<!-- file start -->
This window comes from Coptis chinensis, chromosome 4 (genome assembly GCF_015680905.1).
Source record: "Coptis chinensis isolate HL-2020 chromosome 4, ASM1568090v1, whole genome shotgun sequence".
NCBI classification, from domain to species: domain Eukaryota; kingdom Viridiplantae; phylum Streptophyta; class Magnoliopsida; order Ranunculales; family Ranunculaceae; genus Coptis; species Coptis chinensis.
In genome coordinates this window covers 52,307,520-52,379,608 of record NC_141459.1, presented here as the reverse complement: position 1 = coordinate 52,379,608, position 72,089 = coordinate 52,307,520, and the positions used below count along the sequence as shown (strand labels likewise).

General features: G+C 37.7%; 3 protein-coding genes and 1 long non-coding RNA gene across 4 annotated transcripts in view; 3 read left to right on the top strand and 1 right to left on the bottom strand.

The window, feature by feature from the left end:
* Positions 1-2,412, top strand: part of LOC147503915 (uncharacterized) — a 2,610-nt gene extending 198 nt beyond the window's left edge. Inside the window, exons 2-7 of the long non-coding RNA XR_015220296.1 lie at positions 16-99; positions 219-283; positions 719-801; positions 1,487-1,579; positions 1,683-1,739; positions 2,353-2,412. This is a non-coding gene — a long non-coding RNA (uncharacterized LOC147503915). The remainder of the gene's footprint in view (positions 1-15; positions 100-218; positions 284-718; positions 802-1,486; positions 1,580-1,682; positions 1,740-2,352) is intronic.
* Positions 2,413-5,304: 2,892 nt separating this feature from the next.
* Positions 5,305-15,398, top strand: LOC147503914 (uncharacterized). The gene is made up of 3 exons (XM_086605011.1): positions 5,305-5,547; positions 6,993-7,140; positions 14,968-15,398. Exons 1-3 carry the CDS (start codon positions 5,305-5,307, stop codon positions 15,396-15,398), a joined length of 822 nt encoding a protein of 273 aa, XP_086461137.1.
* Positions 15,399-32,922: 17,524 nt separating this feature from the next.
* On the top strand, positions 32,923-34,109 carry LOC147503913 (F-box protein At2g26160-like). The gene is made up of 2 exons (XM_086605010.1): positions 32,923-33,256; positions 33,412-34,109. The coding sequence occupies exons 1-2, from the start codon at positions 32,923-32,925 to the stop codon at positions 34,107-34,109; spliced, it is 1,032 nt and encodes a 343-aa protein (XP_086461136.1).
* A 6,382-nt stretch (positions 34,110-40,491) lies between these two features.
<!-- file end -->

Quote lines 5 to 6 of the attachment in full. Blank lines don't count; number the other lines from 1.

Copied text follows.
General features: G+C 37.7%; 3 protein-coding genes and 1 long non-coding RNA gene across 4 annotated transcripts in view; 3 read left to right on the top strand and 1 right to left on the bottom strand.

The window, feature by feature from the left end: